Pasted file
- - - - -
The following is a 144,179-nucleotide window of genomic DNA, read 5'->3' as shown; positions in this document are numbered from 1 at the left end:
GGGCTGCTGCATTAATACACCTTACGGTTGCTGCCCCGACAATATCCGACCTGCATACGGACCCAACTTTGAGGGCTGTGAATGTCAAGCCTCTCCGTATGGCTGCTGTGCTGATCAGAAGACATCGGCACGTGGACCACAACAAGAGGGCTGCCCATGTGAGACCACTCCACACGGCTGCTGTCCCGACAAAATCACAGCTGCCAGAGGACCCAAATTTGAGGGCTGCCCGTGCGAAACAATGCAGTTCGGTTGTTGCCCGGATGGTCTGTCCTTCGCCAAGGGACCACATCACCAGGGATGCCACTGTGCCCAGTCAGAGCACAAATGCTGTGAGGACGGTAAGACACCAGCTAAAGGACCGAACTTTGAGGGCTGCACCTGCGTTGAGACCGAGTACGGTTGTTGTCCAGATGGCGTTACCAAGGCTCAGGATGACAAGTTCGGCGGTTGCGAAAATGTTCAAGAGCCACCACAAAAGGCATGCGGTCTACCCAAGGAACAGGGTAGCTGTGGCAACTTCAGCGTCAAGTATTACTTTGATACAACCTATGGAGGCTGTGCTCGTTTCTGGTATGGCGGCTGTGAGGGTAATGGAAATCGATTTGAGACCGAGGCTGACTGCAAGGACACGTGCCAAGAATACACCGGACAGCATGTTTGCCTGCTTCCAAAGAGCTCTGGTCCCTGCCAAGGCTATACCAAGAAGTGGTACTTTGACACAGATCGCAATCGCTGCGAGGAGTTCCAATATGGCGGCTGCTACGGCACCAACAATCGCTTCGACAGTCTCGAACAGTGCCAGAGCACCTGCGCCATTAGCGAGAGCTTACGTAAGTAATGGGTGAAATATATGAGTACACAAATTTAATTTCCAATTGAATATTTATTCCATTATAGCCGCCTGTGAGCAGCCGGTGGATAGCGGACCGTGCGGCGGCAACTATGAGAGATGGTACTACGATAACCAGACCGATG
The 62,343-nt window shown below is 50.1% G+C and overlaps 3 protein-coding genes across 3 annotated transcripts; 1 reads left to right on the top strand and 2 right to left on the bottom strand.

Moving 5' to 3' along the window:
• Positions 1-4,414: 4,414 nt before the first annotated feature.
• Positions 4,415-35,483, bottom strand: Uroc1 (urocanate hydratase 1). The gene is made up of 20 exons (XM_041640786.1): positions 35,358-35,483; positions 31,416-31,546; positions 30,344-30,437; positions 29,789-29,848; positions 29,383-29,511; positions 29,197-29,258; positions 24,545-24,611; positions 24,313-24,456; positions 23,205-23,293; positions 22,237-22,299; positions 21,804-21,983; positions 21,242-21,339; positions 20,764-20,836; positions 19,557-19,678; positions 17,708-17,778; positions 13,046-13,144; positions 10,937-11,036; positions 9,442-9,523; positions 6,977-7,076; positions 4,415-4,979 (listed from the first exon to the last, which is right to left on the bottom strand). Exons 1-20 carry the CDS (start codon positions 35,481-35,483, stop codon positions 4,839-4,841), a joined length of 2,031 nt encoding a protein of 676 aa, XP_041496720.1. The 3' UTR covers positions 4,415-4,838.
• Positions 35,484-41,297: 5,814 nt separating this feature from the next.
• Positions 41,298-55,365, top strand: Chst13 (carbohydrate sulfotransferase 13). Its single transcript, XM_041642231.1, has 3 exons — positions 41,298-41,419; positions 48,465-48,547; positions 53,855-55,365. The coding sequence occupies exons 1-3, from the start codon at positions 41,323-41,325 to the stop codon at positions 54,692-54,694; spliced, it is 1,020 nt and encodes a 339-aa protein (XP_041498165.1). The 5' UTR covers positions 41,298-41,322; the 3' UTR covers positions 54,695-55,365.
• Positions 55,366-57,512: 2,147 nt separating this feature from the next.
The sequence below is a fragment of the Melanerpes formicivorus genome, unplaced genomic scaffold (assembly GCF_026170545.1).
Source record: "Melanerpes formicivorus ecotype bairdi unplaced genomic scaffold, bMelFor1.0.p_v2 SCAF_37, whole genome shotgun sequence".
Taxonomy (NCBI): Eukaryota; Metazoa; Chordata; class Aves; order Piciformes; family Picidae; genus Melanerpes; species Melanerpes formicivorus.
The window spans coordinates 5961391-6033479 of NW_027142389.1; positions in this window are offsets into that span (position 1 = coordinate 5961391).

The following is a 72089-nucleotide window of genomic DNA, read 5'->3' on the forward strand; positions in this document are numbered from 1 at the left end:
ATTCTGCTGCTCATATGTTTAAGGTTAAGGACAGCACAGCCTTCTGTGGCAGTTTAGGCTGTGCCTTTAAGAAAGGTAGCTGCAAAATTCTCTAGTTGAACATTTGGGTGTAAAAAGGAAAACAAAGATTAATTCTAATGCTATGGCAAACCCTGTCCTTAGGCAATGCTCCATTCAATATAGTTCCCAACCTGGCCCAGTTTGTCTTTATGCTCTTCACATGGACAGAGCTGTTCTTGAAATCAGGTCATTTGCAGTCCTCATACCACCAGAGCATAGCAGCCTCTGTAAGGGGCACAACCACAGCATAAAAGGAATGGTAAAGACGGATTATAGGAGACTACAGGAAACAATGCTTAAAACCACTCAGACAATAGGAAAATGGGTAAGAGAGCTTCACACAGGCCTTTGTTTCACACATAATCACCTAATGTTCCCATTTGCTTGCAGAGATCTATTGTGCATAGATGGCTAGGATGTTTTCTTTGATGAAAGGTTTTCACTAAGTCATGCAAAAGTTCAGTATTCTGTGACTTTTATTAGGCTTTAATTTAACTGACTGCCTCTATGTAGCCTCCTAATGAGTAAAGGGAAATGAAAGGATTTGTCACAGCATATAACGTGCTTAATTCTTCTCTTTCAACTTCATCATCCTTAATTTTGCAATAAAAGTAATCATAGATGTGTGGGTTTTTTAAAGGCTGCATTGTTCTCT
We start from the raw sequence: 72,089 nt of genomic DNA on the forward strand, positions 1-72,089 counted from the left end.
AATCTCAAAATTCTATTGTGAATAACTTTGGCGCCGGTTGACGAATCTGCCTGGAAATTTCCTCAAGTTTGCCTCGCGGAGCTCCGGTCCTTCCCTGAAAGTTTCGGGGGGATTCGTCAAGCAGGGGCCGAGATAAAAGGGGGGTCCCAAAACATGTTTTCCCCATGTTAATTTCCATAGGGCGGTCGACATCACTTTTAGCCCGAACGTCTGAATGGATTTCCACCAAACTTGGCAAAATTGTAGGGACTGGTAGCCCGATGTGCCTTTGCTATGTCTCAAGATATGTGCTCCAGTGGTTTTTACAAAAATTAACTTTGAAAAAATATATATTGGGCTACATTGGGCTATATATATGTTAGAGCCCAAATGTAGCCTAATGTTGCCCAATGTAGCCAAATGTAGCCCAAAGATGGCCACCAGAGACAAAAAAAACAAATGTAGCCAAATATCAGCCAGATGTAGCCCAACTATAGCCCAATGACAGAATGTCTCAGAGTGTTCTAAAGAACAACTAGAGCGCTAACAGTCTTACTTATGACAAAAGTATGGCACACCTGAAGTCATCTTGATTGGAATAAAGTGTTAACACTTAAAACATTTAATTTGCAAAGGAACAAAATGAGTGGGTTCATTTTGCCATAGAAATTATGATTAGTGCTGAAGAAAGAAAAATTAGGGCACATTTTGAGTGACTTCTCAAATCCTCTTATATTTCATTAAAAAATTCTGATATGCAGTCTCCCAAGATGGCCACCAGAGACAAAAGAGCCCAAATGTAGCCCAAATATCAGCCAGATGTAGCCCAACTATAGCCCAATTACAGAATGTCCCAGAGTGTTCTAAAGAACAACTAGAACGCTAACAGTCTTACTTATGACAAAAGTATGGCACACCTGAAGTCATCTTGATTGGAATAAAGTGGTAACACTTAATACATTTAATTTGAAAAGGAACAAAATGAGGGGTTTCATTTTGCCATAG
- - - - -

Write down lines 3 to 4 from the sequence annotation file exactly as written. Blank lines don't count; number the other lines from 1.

The 62,343-nt window shown below is 50.1% G+C and overlaps 3 protein-coding genes across 3 annotated transcripts; 1 reads left to right on the top strand and 2 right to left on the bottom strand.

Moving 5' to 3' along the window: